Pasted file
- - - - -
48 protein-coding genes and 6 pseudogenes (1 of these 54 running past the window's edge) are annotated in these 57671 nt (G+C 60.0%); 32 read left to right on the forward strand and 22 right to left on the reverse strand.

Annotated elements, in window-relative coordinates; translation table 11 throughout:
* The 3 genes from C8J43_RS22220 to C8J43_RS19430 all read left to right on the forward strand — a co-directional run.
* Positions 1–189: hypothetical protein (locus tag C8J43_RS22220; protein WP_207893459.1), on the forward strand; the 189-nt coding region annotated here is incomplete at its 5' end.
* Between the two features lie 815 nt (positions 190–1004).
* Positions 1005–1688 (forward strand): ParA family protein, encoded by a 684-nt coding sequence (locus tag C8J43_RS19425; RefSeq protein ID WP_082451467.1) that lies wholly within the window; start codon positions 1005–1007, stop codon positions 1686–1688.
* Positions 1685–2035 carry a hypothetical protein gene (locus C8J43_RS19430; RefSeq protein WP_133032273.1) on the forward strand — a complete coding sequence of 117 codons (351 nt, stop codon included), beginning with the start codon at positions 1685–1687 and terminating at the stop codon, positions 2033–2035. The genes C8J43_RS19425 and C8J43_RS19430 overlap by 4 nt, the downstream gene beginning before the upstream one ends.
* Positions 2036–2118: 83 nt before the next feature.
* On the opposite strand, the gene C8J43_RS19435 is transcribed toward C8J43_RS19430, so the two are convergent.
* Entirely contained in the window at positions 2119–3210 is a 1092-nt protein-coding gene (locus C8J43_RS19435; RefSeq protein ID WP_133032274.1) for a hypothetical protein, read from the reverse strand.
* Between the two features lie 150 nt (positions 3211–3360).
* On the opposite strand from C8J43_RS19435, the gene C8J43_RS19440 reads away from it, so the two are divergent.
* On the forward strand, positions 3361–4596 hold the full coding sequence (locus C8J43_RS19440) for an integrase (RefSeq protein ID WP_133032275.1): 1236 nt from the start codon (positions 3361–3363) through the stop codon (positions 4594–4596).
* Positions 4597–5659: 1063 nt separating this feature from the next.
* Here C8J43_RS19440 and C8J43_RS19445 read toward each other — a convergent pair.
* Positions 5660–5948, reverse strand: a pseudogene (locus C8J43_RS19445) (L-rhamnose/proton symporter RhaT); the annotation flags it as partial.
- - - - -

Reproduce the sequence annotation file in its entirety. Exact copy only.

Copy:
48 protein-coding genes and 6 pseudogenes (1 of these 54 running past the window's edge) are annotated in these 57671 nt (G+C 60.0%); 32 read left to right on the forward strand and 22 right to left on the reverse strand.

Annotated elements, in window-relative coordinates; translation table 11 throughout:
* The 3 genes from C8J43_RS22220 to C8J43_RS19430 all read left to right on the forward strand — a co-directional run.
* Positions 1–189: hypothetical protein (locus tag C8J43_RS22220; protein WP_207893459.1), on the forward strand; the 189-nt coding region annotated here is incomplete at its 5' end.
* Between the two features lie 815 nt (positions 190–1004).
* Positions 1005–1688 (forward strand): ParA family protein, encoded by a 684-nt coding sequence (locus tag C8J43_RS19425; RefSeq protein ID WP_082451467.1) that lies wholly within the window; start codon positions 1005–1007, stop codon positions 1686–1688.
* Positions 1685–2035 carry a hypothetical protein gene (locus C8J43_RS19430; RefSeq protein WP_133032273.1) on the forward strand — a complete coding sequence of 117 codons (351 nt, stop codon included), beginning with the start codon at positions 1685–1687 and terminating at the stop codon, positions 2033–2035. The genes C8J43_RS19425 and C8J43_RS19430 overlap by 4 nt, the downstream gene beginning before the upstream one ends.
* Positions 2036–2118: 83 nt before the next feature.
* On the opposite strand, the gene C8J43_RS19435 is transcribed toward C8J43_RS19430, so the two are convergent.
* Entirely contained in the window at positions 2119–3210 is a 1092-nt protein-coding gene (locus C8J43_RS19435; RefSeq protein ID WP_133032274.1) for a hypothetical protein, read from the reverse strand.
* Between the two features lie 150 nt (positions 3211–3360).
* On the opposite strand from C8J43_RS19435, the gene C8J43_RS19440 reads away from it, so the two are divergent.
* On the forward strand, positions 3361–4596 hold the full coding sequence (locus C8J43_RS19440) for an integrase (RefSeq protein ID WP_133032275.1): 1236 nt from the start codon (positions 3361–3363) through the stop codon (positions 4594–4596).
* Positions 4597–5659: 1063 nt separating this feature from the next.
* Here C8J43_RS19440 and C8J43_RS19445 read toward each other — a convergent pair.
* Positions 5660–5948, reverse strand: a pseudogene (locus C8J43_RS19445) (L-rhamnose/proton symporter RhaT); the annotation flags it as partial.